A new water quality initiative in the Raccoon River watershed was announced today to help farmers and landowners adopt conservation practices that reduce nitrates entering waterbodies.
The North Raccoon Farm to River Partnership is a three-year project supported by the Iowa Soybean Association (ISA), Iowa Department of Agriculture and Land Stewardship and managed by Agriculture’s Clean Water Alliance (ACWA).
The three-year project, located in Sac, Calhoun, Carroll and Greene Counties, kicked off with a ceremony at the Mark Schleisman farm in Calhoun County. Schleisman, an ISA member and 2018 recipient of the American Soybean Association’s National Conservation Legacy Award, installed a bioreactor on his land in 2013.
Located east of Hwy 71 near Lake City, the site served as an ideal backdrop for the announcement led by Iowa Deputy Secretary of Agriculture Julie Kenney.
"We're [IDALS] proud of this work. It's a great opportunity to showcase the progress that's been made,” said Kenney. “As we celebrate Iowa Soil and Water Conservation Week, we'll be celebrating successes of 55 projects across the state, with the North Raccoon Farm to River Partnership being one. We are looking forward to continued momentum."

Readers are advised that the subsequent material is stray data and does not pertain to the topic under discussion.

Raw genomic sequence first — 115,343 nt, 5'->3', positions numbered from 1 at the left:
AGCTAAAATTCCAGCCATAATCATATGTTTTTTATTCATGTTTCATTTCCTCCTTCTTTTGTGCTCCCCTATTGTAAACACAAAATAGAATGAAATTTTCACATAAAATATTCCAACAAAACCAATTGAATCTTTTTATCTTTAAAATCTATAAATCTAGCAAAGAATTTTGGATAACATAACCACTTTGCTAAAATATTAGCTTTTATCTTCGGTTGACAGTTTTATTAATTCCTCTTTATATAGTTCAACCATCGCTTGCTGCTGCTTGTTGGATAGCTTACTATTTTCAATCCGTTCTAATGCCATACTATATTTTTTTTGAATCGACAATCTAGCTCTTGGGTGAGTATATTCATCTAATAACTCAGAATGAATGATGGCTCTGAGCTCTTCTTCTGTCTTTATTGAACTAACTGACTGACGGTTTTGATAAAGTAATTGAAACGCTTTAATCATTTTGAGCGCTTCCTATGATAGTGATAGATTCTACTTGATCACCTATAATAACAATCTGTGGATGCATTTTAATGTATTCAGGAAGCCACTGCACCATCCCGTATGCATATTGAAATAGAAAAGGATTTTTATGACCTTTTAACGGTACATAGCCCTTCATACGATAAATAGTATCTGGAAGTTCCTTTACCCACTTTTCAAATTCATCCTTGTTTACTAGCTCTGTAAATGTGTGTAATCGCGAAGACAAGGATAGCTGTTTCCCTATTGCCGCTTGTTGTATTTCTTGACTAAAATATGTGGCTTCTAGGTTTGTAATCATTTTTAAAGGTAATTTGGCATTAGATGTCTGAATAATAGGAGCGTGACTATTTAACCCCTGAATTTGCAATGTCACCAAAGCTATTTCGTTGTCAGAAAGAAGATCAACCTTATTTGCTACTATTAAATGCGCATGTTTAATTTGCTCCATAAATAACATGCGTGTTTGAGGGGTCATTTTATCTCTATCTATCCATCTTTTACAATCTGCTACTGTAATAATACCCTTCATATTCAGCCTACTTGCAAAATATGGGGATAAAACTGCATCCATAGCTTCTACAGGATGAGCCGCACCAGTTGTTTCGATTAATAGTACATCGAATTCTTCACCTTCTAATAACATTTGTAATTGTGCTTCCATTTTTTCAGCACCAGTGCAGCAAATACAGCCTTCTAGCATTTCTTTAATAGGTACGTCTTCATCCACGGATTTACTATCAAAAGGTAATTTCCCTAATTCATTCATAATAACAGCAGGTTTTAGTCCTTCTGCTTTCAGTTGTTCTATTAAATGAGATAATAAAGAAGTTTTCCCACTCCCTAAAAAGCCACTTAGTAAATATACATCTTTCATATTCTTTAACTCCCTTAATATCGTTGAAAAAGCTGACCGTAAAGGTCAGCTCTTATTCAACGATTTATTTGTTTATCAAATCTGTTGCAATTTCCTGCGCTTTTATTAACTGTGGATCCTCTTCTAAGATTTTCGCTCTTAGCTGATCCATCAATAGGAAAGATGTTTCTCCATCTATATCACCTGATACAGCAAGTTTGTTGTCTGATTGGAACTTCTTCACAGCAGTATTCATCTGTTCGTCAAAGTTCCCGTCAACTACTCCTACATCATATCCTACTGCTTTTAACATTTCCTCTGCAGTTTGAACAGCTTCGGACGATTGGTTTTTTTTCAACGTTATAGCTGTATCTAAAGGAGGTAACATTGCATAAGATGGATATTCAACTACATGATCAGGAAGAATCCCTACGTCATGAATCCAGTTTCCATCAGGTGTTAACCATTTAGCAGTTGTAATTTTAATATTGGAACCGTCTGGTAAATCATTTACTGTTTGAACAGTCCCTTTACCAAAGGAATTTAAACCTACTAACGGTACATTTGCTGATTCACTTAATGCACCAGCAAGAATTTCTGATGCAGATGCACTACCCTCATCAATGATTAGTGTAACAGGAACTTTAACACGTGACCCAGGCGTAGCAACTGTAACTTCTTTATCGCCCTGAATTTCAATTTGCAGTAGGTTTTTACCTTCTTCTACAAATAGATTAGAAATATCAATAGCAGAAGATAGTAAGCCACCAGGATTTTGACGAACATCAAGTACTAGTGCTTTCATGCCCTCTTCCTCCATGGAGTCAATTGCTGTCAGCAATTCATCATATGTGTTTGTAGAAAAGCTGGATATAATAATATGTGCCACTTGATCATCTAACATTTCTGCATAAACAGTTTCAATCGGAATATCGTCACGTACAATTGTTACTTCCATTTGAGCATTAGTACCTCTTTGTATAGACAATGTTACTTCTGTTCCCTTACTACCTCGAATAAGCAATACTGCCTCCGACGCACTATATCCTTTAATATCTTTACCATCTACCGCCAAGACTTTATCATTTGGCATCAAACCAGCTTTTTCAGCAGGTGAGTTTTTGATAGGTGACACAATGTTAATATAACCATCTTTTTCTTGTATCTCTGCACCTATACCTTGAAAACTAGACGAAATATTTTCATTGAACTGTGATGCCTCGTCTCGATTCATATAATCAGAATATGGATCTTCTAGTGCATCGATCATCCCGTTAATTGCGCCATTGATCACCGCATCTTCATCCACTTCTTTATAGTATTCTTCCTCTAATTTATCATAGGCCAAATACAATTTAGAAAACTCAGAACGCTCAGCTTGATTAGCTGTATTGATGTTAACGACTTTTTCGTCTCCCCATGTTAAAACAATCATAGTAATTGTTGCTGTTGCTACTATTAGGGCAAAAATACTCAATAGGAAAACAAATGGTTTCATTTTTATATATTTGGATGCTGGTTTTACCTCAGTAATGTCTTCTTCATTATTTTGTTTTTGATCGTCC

The Farm to River Partnership (formerly known as the Elk Run Watershed Project) has a proven track record of developing effective in-field and edge-of-field strategies for implementation of bioreactors and saturated buffers.
Because of the demonstrated success, this project is one of three in Iowa receiving sustained funding — a cumulative $1.43 million — through the Iowa Water Quality Initiative over the next three years. In addition to state funding, the projects can access more than $2.27 million in matching funds to support water quality improvements efforts.
The expanded water quality initiative now encompasses Drainage Ditch 25, Rainbow Bend County Park, Elk Run, Marrowbone Creek and Doe Brook. Specific goals of the Farm to River Partnership include the installation of 15 bioreactors, 15 saturated buffers, two wetlands and 11,500 acres of additional cover crops.
For more information about the project and ACWA, go to www.acwa-rrws.org.